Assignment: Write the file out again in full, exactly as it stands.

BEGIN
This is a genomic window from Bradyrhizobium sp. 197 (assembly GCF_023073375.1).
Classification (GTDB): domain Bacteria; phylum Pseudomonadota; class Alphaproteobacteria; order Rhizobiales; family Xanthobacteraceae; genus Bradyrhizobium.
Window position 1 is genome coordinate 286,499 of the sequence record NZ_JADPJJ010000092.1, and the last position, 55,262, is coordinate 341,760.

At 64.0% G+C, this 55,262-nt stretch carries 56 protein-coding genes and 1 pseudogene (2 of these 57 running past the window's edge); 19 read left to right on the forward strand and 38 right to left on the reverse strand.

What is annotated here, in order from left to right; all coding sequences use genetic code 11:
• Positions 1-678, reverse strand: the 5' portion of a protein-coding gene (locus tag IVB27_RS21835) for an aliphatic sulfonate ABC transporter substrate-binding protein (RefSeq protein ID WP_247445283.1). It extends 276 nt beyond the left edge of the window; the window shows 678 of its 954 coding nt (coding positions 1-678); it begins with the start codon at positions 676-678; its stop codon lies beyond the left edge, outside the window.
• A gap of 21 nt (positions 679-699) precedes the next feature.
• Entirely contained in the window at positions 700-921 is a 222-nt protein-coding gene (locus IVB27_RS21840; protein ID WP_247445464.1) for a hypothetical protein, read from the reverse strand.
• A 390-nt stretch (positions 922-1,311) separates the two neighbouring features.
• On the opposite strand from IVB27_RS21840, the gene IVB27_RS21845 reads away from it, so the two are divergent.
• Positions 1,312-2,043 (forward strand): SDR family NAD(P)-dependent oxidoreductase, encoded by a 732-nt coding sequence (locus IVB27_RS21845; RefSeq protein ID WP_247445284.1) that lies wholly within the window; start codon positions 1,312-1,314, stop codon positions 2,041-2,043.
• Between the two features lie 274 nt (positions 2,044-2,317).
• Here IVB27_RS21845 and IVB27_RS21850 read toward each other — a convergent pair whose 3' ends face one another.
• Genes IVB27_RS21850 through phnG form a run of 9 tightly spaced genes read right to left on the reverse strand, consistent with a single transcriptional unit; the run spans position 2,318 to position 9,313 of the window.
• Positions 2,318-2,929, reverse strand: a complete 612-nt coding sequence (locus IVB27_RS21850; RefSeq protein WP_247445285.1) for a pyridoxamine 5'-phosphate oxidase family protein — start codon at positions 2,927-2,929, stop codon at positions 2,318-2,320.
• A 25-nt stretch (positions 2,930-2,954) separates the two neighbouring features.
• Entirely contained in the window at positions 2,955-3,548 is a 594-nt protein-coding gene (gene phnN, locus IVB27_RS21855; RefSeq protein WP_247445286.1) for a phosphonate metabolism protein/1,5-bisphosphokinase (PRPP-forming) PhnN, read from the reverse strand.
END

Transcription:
This is a genomic window from Bradyrhizobium sp. 197 (assembly GCF_023073375.1).
Classification (GTDB): domain Bacteria; phylum Pseudomonadota; class Alphaproteobacteria; order Rhizobiales; family Xanthobacteraceae; genus Bradyrhizobium.
Window position 1 is genome coordinate 286,499 of the sequence record NZ_JADPJJ010000092.1, and the last position, 55,262, is coordinate 341,760.

At 64.0% G+C, this 55,262-nt stretch carries 56 protein-coding genes and 1 pseudogene (2 of these 57 running past the window's edge); 19 read left to right on the forward strand and 38 right to left on the reverse strand.

What is annotated here, in order from left to right; all coding sequences use genetic code 11:
• Positions 1-678, reverse strand: the 5' portion of a protein-coding gene (locus tag IVB27_RS21835) for an aliphatic sulfonate ABC transporter substrate-binding protein (RefSeq protein ID WP_247445283.1). It extends 276 nt beyond the left edge of the window; the window shows 678 of its 954 coding nt (coding positions 1-678); it begins with the start codon at positions 676-678; its stop codon lies beyond the left edge, outside the window.
• A gap of 21 nt (positions 679-699) precedes the next feature.
• Entirely contained in the window at positions 700-921 is a 222-nt protein-coding gene (locus IVB27_RS21840; protein ID WP_247445464.1) for a hypothetical protein, read from the reverse strand.
• A 390-nt stretch (positions 922-1,311) separates the two neighbouring features.
• On the opposite strand from IVB27_RS21840, the gene IVB27_RS21845 reads away from it, so the two are divergent.
• Positions 1,312-2,043 (forward strand): SDR family NAD(P)-dependent oxidoreductase, encoded by a 732-nt coding sequence (locus IVB27_RS21845; RefSeq protein ID WP_247445284.1) that lies wholly within the window; start codon positions 1,312-1,314, stop codon positions 2,041-2,043.
• Between the two features lie 274 nt (positions 2,044-2,317).
• Here IVB27_RS21845 and IVB27_RS21850 read toward each other — a convergent pair whose 3' ends face one another.
• Genes IVB27_RS21850 through phnG form a run of 9 tightly spaced genes read right to left on the reverse strand, consistent with a single transcriptional unit; the run spans position 2,318 to position 9,313 of the window.
• Positions 2,318-2,929, reverse strand: a complete 612-nt coding sequence (locus IVB27_RS21850; RefSeq protein WP_247445285.1) for a pyridoxamine 5'-phosphate oxidase family protein — start codon at positions 2,927-2,929, stop codon at positions 2,318-2,320.
• A 25-nt stretch (positions 2,930-2,954) separates the two neighbouring features.
• Entirely contained in the window at positions 2,955-3,548 is a 594-nt protein-coding gene (gene phnN, locus IVB27_RS21855; RefSeq protein WP_247445286.1) for a phosphonate metabolism protein/1,5-bisphosphokinase (PRPP-forming) PhnN, read from the reverse strand.